With just under three months to go until the EU 'In/Out' referendum you can expect lots of junk mail from the Leave.EU, Vote Leave and Stronger In campaigns. If you have no need for their propaganda you can stop them from targeting you.
As always, we need to make a distinction between addressed and unaddressed junk mail. Any unaddressed items from the campaigns is likely to be distributed via the Royal Mail. These items can be stopped by registering with the company's opt-out scheme for unaddressed, unsolicited leaflets: the Door-to-Door Opt-Out. In the unlikely event that they got volunteers delivering leaflets you're screwed: such leaflets are unregulated and people who deliver political leaflets usually ignore any type of anti-junk mail sign (because they feel they're a vital part of the democratic process).
Addressed junk mail can be stopped with a data protection notice. Section 11 of the Data Protection Act 1998 gives you the right to demand that an organisation stops processing your personal details for "direct marketing" purposes (and contrary to what the above-mentioned leaflet deliverers think, political junk mail is "direct marketing"). Sending data protection notices is a bit of a hassle but it's effective, and to make the job a little easier I've prepared a notice for the Leave.EU, Vote Leave and Stronger In campaigns for you.
The best way to send your notice is via e-mail. It saves you the cost of a stamp and you'll automatically have proof of posting – you might need the latter should your notice be ignored. The e-mail addresses you need are:
You can then grab the plain text version of the notice letters:
You can cut and paste the first paragraph ("Notice under…") into the subject field. The rest of the text is the body of your e-mail. Don't forget to insert your full name and address in the paragraph under "Dear Sir or Madam".
Using snail mail
If you prefer to print a notice letter and send it via snail mail you can download the ODT version of the notice letters:
Again, make sure you insert your name and address. In addition, you'll have to enter the date you'll be posting the letter.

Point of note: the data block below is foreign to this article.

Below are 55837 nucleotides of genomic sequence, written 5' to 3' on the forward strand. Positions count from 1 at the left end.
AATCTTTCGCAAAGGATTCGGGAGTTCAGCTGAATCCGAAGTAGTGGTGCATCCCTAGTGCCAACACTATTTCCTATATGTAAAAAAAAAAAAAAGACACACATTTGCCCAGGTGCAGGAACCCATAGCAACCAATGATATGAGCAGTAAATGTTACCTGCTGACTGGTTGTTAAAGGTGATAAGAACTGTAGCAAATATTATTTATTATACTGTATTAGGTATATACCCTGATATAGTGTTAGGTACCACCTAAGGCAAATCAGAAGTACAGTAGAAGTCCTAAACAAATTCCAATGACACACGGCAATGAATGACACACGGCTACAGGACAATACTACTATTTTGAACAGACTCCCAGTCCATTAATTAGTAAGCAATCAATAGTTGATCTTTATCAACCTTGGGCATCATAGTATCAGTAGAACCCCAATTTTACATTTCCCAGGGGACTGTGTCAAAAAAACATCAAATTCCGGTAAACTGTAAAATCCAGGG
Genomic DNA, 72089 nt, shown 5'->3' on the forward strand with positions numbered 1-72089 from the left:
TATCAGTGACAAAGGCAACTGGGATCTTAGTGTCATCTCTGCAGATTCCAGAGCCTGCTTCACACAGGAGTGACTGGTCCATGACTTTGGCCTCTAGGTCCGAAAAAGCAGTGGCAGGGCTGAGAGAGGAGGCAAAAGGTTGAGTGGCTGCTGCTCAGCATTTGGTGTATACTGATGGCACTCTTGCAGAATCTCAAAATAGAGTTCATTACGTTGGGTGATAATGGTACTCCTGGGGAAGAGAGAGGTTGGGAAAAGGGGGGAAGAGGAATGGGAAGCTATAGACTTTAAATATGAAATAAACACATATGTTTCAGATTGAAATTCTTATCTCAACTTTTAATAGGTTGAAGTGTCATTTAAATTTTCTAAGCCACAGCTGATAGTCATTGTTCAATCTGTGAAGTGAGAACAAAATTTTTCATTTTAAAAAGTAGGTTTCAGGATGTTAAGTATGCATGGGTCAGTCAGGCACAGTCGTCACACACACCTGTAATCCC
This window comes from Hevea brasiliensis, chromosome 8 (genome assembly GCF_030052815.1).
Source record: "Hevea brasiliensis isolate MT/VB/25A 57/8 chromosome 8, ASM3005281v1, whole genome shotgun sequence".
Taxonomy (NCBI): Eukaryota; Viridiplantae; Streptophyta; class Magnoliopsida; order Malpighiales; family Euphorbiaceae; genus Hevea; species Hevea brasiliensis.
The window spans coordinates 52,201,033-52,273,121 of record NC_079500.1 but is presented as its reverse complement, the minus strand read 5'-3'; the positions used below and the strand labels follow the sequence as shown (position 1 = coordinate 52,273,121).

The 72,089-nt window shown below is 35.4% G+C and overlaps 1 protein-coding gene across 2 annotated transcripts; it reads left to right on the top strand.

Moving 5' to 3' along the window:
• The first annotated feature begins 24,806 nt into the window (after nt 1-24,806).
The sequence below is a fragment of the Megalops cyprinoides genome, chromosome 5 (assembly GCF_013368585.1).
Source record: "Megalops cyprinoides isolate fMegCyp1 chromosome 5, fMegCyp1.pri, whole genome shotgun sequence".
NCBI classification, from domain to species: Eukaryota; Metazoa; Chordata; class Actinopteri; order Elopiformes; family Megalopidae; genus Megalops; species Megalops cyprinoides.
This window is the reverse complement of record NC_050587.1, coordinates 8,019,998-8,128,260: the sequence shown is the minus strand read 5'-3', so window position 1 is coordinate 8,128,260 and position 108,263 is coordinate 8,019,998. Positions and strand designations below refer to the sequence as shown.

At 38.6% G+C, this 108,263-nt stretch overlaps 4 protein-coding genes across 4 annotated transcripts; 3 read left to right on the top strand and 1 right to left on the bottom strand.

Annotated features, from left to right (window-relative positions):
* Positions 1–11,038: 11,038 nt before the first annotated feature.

After you sent your notices
Data protection notices are a very effective way of stopping addressed junk mail – but only if you're organised. At a minimum, keep a copy of your e-mail or, if you're using snail mail, keep a copy of your notice letter and get a certificate of posting from the Post Office. Without this you won't be able to enforce your rights should the junk mail continue.
You should also make sure that the junk mailer acknowledges your notice. If the sender fails to do so within a week you should start chasing them. If they ignore your chase e-mails / letters, keep chasing them (every couple of days). And, keep a copy of your chase e-mails / letters – they'll come in handy should the issue escalate.
As said, data protection notices are legally binding. If the sender continues to target you with (addressed) junk mail after 28 days you can enforce your rights by lodging a complaint with the Information Commissioner's Office (ICO). Unfortunately, the ICO demands that you first try to resolve the issue informally – unless you've done so they won't deal with your complaint. If you haven't received an acknowledgement from the sender despite chasing them you can lodge a complaint straight away (as you've already tried communicating with them). However, if the sender has acknowledged your notice you'll have to remind them that they shouldn't be processing your personal details for junk mail purposes.